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F.A.S.T Urges More Action on Illegal File Sharers
By: MarkJ - 31 July, 2008 (9:21 AM)

The Federation Against Software Theft (F.A.S.T) has welcomed a recent agreement between the government, creative industry and UK ISPs to crack down on illegal software, music and movie downloads (original news). However, it warned that more must be done to bring infringers to account:

Intellectual property representative groups, such as The Federation and the BPI amongst countless others have been campaigning for years to get the ISPs to stop illegal file-sharing. However, I believe the ISPs are still not committed enough. Effectively, anyone who illegally file-shares is committing a criminal act, and we want an agreement that has a measure of accountability against such people," said John Lovelock, Chief Executive of the Federation Against Software Theft.

The current agreement is designed to warn people that their file-sharing is illegal, so the next step is to follow up with sanctions to show that IP owners mean business.

Lovelock points towards research suggesting that warning letters will deter 70% of casual illegal fire-sharers, though not the 30% of "hard-core pirates" who make their living out of stealing other people’s digital content:

Lovelock continued, “The best route forward is the one demonstrated by The Federation in Operation Tracker 2006 when we detected illegal file-sharers online and moved to protect the software vendors being ripped-off. The Federation obtained written undertakings from many infringers to desist from this behaviour; we achieved settlement payments, and in some cases took perpetrators to court.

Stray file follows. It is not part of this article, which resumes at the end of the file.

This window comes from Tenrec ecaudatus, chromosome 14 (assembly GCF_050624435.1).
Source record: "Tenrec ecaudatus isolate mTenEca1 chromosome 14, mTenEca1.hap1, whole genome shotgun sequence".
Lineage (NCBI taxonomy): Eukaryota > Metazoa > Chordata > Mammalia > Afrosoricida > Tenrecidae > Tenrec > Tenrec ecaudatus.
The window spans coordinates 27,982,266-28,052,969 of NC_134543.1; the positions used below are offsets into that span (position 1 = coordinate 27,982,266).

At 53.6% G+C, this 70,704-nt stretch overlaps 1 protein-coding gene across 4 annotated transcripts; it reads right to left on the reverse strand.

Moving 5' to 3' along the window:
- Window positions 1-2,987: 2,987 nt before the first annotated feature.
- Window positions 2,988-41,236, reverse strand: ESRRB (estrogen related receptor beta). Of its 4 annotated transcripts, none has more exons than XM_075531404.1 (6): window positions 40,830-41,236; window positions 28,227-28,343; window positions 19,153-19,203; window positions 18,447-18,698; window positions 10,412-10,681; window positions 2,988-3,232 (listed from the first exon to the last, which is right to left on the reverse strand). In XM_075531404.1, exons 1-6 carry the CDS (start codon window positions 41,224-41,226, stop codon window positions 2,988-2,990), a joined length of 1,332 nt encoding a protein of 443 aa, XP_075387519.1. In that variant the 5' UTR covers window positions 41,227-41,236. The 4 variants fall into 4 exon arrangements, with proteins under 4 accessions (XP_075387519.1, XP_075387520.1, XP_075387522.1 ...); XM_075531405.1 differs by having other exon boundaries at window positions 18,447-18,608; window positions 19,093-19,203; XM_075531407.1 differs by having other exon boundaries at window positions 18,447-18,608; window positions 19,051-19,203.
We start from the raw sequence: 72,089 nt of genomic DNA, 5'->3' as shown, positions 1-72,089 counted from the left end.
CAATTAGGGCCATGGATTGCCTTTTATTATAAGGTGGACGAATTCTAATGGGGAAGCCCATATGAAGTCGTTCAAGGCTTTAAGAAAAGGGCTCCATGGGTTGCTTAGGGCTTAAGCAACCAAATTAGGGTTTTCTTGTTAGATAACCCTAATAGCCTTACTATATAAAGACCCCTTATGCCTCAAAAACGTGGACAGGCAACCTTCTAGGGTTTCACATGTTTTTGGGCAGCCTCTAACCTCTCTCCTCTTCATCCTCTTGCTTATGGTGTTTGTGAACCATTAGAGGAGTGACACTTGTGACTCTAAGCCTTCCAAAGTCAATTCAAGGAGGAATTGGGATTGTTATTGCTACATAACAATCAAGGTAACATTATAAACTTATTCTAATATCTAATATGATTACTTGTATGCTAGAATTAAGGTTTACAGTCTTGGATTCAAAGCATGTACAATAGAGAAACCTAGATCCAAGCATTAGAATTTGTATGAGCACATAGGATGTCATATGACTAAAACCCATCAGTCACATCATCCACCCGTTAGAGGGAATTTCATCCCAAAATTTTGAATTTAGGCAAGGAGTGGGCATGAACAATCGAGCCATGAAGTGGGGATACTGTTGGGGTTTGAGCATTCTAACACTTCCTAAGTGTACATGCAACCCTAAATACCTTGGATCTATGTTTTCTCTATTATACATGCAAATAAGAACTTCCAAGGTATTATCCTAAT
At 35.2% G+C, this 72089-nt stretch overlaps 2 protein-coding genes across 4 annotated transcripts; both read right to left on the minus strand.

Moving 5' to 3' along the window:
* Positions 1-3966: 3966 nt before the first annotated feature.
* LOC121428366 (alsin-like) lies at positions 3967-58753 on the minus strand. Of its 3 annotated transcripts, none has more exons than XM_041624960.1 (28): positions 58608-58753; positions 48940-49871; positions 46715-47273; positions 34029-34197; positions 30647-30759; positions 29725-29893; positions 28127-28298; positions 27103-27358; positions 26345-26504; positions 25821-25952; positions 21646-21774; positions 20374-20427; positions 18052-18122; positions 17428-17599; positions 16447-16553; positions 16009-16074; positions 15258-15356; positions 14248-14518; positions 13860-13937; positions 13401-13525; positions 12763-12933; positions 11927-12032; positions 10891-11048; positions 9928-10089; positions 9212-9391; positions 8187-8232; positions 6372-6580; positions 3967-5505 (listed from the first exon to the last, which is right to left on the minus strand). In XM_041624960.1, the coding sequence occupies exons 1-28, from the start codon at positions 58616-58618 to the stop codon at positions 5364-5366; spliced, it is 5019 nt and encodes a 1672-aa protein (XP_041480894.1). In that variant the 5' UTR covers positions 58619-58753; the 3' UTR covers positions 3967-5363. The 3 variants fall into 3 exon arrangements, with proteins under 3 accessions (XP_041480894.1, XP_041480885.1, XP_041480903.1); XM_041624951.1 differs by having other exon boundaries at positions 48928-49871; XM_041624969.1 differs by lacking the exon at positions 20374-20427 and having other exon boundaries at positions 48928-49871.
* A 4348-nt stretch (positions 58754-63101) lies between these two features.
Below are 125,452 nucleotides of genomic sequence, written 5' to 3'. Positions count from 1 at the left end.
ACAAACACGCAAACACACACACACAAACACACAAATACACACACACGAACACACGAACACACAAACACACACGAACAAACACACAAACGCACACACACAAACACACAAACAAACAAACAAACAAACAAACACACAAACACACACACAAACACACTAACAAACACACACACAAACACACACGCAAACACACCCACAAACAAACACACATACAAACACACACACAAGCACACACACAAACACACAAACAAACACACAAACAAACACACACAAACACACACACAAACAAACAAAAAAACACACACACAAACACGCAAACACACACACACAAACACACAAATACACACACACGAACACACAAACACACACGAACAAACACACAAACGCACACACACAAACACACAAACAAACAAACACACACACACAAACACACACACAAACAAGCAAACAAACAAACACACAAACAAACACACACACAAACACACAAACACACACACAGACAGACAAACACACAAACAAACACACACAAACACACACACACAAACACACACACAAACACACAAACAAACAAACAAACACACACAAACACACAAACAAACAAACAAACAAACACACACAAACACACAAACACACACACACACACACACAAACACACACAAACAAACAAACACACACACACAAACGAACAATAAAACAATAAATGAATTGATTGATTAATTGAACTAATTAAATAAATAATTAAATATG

Operation Tracker was a groundbreaking experiment and could have been expanded to even greater effect had other IP bodies decided to look at the bigger picture and join forces to manage a problem that affects us all.

If the UK wants to live up to its reputation as a creative powerhouse then we need to be strong in protecting our IP as the only effective way forward. It is time to get serious and show crooks the majority of people want them to stop this activity to protect our livelihoods and that theft is theft, full stop.

Unfortunately many of the toughest commercial pirates often include those that know how to mask what they're doing online through encryption and other methods. The new rules are likely to push wider scale piracy further into this same underground, making it harder to detect, yet also perhaps harder for casual users to access.

Meanwhile ISPs and the industry are currently debating how best to act against broadband consumers that ignore their warning letters. The prospect of such individuals being disconnected from their ISPs has been thrown out, although harsh traffic restriction penalties look increasingly likely.


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